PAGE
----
In basketball, the rim is the equivalent to a "goal" in another sport. Players try to score into it, and it is made up of three important parts. There is the backboard, rim, and the net. The backboard is behind the rim and connects the whole apparatus to the ground with a vertical support system while the net is attached to and hangs below the rim. The NBA's regulation rim height is exactly 10 feet off the ground. The net hangs about a foot and a half below the rim (8.5 feet off the ground) and the backboard extends upwards to about 13 feet off the ground. (Below is an image of a basketball hoop).
The NBA's rim height of 10 feet is standard for all basketball levels from high school and up. Younger ages play with shorter rims to enable the players to reach the rim with their shots. The NBA rim is as tall as it is because many NBA players are 6'3" and taller, and they have no problem getting the ball to the rim. A 10-foot tall NBA basket is challenging for anyone to score on, but much less so, for NBA players such as LeBron James (who is 6'9") and Anthony Davis (who is 6'10").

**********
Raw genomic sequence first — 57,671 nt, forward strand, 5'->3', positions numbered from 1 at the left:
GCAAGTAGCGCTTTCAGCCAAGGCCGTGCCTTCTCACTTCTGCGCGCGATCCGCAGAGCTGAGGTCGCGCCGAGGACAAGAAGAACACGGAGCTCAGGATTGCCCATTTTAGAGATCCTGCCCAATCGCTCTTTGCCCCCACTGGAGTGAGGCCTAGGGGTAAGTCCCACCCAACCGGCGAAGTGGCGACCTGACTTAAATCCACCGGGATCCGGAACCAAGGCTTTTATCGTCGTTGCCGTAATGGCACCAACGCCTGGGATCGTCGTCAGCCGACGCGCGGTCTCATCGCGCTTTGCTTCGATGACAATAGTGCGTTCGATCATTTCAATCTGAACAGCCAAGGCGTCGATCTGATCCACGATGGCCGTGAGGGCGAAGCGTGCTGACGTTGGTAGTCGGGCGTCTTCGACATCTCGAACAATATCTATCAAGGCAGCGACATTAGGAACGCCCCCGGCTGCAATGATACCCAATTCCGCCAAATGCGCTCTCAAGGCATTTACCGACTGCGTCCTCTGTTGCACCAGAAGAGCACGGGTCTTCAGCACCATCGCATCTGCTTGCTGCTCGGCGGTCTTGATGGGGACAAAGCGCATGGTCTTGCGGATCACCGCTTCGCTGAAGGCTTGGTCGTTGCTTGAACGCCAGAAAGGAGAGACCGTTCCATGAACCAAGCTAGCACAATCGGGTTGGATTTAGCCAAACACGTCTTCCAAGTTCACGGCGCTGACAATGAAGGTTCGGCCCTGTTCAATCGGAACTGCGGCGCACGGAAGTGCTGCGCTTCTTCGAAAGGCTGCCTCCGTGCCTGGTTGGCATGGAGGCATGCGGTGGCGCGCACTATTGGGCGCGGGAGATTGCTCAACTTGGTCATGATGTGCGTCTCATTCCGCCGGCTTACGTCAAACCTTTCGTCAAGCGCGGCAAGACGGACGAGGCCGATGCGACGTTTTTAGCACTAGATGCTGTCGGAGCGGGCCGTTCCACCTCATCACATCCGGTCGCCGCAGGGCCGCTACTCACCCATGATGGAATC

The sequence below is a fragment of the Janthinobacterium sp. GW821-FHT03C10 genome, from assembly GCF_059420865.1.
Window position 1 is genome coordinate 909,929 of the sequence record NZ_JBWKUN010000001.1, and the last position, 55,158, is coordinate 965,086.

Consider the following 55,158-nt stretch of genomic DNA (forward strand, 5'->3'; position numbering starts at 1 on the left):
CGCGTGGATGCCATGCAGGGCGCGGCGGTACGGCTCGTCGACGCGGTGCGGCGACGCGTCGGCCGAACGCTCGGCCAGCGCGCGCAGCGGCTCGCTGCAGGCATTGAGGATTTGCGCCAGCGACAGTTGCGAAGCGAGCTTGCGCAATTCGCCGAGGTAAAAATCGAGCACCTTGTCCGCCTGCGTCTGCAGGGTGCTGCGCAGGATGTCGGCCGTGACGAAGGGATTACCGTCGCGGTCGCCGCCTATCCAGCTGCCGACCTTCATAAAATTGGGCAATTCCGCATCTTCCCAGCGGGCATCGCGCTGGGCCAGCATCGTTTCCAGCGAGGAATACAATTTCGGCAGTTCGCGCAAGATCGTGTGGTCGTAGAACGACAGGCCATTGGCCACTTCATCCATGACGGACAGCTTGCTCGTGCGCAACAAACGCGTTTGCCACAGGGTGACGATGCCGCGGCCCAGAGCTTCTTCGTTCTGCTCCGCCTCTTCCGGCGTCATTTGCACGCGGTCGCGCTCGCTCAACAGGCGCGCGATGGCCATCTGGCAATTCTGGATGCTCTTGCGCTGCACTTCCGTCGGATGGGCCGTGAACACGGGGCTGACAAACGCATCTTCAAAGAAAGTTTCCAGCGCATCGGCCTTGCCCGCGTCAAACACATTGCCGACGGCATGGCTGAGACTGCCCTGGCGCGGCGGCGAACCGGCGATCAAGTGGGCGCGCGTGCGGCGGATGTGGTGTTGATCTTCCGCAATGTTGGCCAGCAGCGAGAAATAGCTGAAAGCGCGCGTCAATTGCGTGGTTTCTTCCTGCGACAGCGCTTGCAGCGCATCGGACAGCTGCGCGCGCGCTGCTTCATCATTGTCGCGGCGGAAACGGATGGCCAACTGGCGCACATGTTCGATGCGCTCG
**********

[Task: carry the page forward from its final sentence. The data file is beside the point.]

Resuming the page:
The regulation distance for men's Division I in college is the same exact height as an NBA rim, which is 10 feet. In youth basketball, third and fourth grade players shoot on eight foot rims and fifth grade players shoot on nine foot rims. Sixth grade players and above shoot on 10 foot rims. The height of an international-sized rim is the same as college and the NBA, 10 feet off the ground. In the Gatorade League or G-League (previously called D-League), the rim measurement is exactly the same as the international, college and the NBA, 10 feet from the floor to the rim.
Ever since the creation of the sport in 1891 by Dr. James Naismith (the sport was originally called Basket Ball) the height of the rim for professional leagues always been 10 feet high. That is no different from the NBA, from its first season to now has maintained a 10 foot rim.